Critics’ Picks

Jiang Pengyi, Grace No. 3, 2014, silver gelatin print, 38 1/2 x 30 3/4".

Jiang Pengyi, Grace No. 3, 2014, silver gelatin print, 38 1/2 x 30 3/4".

Shanghai

Jiang Pengyi

ShanghART H-Space | 香格纳画廊H空间
50 Moganshan RoadBuilding 18 Building 18
September 9–October 23, 2016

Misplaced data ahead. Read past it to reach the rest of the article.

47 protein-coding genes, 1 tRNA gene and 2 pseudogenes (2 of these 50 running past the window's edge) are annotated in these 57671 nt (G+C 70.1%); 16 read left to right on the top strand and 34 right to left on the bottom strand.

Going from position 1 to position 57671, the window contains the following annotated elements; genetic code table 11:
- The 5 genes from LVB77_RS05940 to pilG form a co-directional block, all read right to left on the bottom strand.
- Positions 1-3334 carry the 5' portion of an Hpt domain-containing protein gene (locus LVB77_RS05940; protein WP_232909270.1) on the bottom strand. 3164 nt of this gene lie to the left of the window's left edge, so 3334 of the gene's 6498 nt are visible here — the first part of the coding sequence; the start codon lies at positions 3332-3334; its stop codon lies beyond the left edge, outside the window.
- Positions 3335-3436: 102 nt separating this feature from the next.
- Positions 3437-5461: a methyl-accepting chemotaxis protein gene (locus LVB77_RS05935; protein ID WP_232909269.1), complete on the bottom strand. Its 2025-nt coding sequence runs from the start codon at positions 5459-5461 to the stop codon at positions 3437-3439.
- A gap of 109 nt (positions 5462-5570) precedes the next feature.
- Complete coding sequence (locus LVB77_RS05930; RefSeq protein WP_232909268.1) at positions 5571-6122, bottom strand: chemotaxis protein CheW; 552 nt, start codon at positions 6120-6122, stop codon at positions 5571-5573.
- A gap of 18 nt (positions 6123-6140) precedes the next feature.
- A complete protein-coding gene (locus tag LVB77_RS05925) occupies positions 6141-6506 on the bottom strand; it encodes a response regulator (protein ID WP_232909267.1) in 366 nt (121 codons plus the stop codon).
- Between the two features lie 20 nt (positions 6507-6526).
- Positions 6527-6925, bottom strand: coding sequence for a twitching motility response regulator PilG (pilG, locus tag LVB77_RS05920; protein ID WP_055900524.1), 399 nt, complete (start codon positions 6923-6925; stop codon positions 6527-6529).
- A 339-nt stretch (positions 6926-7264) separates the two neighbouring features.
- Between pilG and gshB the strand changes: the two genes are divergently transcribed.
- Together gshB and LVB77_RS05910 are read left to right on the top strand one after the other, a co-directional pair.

A simple vertical line is the motif that ties together the pieces of Jiang Pengyi’s parallel series “Grace” and “Trace,” both 2014–16. The latter, housed in one building of this venue, comprises thirty-six small Polaroid and emulsion prints—some are lush, and others are tiny seas of washed-out pinks and blues, soft and comforting in the way only instant film can be. A white line either floats within or bifurcates each piece, or, in the case of his emulsion lift prints, sheets of color hover like fabric or wrinkled flesh around the line of a pin protruding from the paper. “Trace” is control and fresh starts. “Grace,” meanwhile, presents a dark, consummating vision, occupying the second building, as a collection of large-scale silver gelatin prints that turn the artist’s three-year excursion through the Southern Hemisphere into haunting, spectral landscapes. These photographs are meant to seduce. They do. The white streaks of waterfalls (some alone and some in groups) in all the prints in “Grace” form visual rhymes with the lines of “Trace” but function as their antithesis: Lines are not made; they declare themselves, dominating landscapes real or imagined. Each photograph is filled with intricate detail, yet the mountains and jungles are muted in twilight, crags barely visible in dim chiaroscuro. Pengyi records these scenes like a last Argonaut, the final witness on a journey through a world now hollowed out. Like drivers on a lonely highway at night, eyes heavy, then suddenly shaken, we are jarred by Pengyi’s landscapes seconds after being lulled. “Grace” records the last vestiges of a natural world freeing itself from the grips of a humanity dozing through the Anthropocene.